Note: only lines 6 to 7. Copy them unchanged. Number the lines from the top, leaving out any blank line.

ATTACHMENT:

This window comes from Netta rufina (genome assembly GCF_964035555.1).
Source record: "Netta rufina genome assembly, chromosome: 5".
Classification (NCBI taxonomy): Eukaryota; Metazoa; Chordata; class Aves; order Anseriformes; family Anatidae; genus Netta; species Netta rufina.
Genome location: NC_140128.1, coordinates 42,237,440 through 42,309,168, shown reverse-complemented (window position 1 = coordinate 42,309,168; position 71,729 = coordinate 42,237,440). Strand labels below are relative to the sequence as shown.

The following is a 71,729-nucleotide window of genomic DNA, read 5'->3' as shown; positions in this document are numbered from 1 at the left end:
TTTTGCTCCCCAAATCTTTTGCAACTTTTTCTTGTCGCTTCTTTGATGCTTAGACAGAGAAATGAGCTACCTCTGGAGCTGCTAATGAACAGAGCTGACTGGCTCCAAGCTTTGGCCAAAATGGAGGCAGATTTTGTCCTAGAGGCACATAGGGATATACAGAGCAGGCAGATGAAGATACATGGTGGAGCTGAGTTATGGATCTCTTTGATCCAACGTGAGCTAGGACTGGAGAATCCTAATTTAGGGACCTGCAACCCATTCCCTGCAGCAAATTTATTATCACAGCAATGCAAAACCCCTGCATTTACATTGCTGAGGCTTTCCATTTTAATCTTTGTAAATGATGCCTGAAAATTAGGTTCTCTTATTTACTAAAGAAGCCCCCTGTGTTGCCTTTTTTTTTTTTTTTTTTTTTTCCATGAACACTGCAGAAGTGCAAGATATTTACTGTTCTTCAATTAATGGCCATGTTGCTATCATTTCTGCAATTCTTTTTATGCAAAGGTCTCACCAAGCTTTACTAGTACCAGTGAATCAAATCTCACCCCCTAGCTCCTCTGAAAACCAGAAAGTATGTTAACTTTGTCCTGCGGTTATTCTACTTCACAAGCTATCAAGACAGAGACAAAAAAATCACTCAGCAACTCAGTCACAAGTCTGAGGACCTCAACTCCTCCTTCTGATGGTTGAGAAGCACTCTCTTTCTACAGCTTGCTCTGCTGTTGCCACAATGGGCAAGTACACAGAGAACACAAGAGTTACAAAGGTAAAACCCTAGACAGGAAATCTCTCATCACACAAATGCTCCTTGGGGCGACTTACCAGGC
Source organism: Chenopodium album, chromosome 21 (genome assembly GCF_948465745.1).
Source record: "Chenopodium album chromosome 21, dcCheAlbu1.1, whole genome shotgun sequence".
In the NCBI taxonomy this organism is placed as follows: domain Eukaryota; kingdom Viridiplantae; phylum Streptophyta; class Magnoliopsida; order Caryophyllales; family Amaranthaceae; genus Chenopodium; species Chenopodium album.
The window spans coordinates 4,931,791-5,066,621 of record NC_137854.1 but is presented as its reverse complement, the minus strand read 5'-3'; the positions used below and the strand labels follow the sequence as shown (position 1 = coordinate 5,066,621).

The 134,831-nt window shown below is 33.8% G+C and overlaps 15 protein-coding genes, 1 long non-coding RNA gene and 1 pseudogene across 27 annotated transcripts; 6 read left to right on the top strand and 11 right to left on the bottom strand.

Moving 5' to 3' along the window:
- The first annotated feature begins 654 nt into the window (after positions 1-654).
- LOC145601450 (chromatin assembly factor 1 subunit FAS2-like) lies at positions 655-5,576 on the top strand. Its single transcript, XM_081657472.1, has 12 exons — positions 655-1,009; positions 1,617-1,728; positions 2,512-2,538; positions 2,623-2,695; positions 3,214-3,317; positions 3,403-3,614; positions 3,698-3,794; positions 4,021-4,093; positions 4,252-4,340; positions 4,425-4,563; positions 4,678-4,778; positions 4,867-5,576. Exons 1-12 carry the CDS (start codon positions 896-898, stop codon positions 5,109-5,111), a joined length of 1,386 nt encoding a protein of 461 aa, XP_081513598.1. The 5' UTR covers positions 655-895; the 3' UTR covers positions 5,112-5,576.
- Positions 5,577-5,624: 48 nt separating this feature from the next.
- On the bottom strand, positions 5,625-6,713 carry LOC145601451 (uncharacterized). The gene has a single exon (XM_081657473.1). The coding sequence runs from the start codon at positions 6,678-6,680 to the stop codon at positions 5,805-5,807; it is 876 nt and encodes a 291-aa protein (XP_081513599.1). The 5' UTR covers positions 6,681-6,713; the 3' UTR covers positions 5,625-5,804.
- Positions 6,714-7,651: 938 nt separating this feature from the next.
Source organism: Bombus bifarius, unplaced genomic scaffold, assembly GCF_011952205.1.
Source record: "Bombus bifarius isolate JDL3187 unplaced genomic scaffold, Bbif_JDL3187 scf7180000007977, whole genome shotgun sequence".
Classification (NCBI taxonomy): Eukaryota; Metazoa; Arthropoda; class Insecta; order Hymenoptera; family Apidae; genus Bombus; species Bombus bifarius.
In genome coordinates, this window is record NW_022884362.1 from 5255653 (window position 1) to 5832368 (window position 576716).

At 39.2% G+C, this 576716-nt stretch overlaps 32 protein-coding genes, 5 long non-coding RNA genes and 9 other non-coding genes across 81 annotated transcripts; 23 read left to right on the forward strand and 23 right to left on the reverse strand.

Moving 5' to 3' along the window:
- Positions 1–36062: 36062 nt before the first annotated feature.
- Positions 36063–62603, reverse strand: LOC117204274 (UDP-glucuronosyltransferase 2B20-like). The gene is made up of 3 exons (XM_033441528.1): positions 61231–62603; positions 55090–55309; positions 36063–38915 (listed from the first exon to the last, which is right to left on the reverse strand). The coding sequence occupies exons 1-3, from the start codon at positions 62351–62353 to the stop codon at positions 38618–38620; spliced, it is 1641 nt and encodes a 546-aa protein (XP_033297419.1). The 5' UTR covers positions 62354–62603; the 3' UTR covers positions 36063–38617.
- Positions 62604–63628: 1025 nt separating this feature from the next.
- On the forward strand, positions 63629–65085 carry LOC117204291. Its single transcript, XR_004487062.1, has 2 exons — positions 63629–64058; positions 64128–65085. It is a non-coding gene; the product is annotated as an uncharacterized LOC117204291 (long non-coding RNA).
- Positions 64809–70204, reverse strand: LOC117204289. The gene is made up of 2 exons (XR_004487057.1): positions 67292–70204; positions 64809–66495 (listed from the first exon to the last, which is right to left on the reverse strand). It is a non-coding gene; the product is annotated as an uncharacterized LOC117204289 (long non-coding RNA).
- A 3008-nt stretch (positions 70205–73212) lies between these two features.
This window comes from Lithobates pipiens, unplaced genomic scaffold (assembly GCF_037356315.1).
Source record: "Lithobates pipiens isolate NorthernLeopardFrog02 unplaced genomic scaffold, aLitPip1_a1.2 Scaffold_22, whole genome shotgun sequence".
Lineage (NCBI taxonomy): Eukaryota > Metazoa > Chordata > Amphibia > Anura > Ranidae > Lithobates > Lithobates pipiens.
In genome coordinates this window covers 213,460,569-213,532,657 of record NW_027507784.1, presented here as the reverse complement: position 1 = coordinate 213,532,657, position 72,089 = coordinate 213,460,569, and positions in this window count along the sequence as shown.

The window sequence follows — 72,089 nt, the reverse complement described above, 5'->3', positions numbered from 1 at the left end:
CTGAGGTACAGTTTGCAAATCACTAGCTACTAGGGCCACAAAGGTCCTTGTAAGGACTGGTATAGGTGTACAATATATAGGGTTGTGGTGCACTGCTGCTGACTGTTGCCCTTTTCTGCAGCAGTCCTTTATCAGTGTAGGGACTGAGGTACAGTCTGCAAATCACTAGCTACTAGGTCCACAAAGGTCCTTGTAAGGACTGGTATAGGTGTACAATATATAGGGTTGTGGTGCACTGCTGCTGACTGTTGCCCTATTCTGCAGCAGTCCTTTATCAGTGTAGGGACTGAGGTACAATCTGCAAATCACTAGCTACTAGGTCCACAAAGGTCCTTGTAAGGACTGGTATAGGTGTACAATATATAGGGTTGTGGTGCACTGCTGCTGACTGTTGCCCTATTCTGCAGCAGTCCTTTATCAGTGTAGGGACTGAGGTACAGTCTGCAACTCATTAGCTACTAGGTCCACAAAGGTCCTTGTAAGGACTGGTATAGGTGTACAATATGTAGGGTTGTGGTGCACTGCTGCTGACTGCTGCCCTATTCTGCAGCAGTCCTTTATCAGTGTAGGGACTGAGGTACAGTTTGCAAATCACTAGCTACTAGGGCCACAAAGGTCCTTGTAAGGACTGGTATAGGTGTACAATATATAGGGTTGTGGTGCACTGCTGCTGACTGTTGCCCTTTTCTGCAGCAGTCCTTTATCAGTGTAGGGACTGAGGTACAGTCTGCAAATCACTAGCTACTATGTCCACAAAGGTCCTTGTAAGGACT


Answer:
TTTTGCTCCCCAAATCTTTTGCAACTTTTTCTTGTCGCTTCTTTGATGCTTAGACAGAGAAATGAGCTACCTCTGGAGCTGCTAATGAACAGAGCTGACTGGCTCCAAGCTTTGGCCAAAATGGAGGCAGATTTTGTCCTAGAGGCACATAGGGATATACAGAGCAGGCAGATGAAGATACATGGTGGAGCTGAGTTATGGATCTCTTTGATCCAACGTGAGCTAGGACTGGAGAATCCTAATTTAGGGACCTGCAACCCATTCCCTGCAGCAAATTTATTATCACAGCAATGCAAAACCCCTGCATTTACATTGCTGAGGCTTTCCATTTTAATCTTTGTAAATGATGCCTGAAAATTAGGTTCTCTTATTTACTAAAGAAGCCCCCTGTGTTGCCTTTTTTTTTTTTTTTTTTTTTTCCATGAACACTGCAGAAGTGCAAGATATTTACTGTTCTTCAATTAATGGCCATGTTGCTATCATTTCTGCAATTCTTTTTATGCAAAGGTCTCACCAAGCTTTACTAGTACCAGTGAATCAAATCTCACCCCCTAGCTCCTCTGAAAACCAGAAAGTATGTTAACTTTGTCCTGCGGTTATTCTACTTCACAAGCTATCAAGACAGAGACAAAAAAATCACTCAGCAACTCAGTCACAAGTCTGAGGACCTCAACTCCTCCTTCTGATGGTTGAGAAGCACTCTCTTTCTACAGCTTGCTCTGCTGTTGCCACAATGGGCAAGTACACAGAGAACACAAGAGTTACAAAGGTAAAACCCTAGACAGGAAATCTCTCATCACACAAATGCTCCTTGGGGCGACTTACCAGGC
Source organism: Chenopodium album, chromosome 21 (genome assembly GCF_948465745.1).